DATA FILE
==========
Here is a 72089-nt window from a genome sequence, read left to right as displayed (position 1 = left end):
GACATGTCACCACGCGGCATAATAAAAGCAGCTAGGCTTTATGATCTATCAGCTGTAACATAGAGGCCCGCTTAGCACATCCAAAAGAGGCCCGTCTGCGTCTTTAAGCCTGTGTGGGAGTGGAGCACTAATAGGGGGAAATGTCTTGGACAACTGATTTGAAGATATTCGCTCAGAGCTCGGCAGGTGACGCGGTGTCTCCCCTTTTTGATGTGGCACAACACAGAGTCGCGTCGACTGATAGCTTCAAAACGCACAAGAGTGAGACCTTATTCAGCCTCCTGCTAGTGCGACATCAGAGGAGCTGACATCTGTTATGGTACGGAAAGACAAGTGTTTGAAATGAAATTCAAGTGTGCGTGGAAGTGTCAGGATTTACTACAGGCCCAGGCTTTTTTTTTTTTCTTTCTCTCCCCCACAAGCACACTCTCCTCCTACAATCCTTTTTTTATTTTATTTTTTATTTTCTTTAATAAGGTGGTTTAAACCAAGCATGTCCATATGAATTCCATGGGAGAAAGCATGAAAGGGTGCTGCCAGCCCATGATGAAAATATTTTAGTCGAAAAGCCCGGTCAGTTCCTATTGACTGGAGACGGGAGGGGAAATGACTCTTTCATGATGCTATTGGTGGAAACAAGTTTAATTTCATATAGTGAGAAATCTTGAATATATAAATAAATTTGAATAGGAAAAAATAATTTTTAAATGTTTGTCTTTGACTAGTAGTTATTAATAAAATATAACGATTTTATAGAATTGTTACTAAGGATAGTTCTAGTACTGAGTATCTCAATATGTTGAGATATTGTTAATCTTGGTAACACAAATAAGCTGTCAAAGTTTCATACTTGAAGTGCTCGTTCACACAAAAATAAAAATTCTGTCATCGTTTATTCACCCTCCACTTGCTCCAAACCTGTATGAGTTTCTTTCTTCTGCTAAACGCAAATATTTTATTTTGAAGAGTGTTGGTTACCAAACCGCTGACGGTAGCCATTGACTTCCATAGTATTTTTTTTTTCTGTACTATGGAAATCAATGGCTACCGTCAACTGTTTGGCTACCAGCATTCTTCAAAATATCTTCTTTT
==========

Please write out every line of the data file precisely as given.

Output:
Here is a 72089-nt window from a genome sequence, read left to right as displayed (position 1 = left end):
GACATGTCACCACGCGGCATAATAAAAGCAGCTAGGCTTTATGATCTATCAGCTGTAACATAGAGGCCCGCTTAGCACATCCAAAAGAGGCCCGTCTGCGTCTTTAAGCCTGTGTGGGAGTGGAGCACTAATAGGGGGAAATGTCTTGGACAACTGATTTGAAGATATTCGCTCAGAGCTCGGCAGGTGACGCGGTGTCTCCCCTTTTTGATGTGGCACAACACAGAGTCGCGTCGACTGATAGCTTCAAAACGCACAAGAGTGAGACCTTATTCAGCCTCCTGCTAGTGCGACATCAGAGGAGCTGACATCTGTTATGGTACGGAAAGACAAGTGTTTGAAATGAAATTCAAGTGTGCGTGGAAGTGTCAGGATTTACTACAGGCCCAGGCTTTTTTTTTTTTCTTTCTCTCCCCCACAAGCACACTCTCCTCCTACAATCCTTTTTTTATTTTATTTTTTATTTTCTTTAATAAGGTGGTTTAAACCAAGCATGTCCATATGAATTCCATGGGAGAAAGCATGAAAGGGTGCTGCCAGCCCATGATGAAAATATTTTAGTCGAAAAGCCCGGTCAGTTCCTATTGACTGGAGACGGGAGGGGAAATGACTCTTTCATGATGCTATTGGTGGAAACAAGTTTAATTTCATATAGTGAGAAATCTTGAATATATAAATAAATTTGAATAGGAAAAAATAATTTTTAAATGTTTGTCTTTGACTAGTAGTTATTAATAAAATATAACGATTTTATAGAATTGTTACTAAGGATAGTTCTAGTACTGAGTATCTCAATATGTTGAGATATTGTTAATCTTGGTAACACAAATAAGCTGTCAAAGTTTCATACTTGAAGTGCTCGTTCACACAAAAATAAAAATTCTGTCATCGTTTATTCACCCTCCACTTGCTCCAAACCTGTATGAGTTTCTTTCTTCTGCTAAACGCAAATATTTTATTTTGAAGAGTGTTGGTTACCAAACCGCTGACGGTAGCCATTGACTTCCATAGTATTTTTTTTTTCTGTACTATGGAAATCAATGGCTACCGTCAACTGTTTGGCTACCAGCATTCTTCAAAATATCTTCTTTT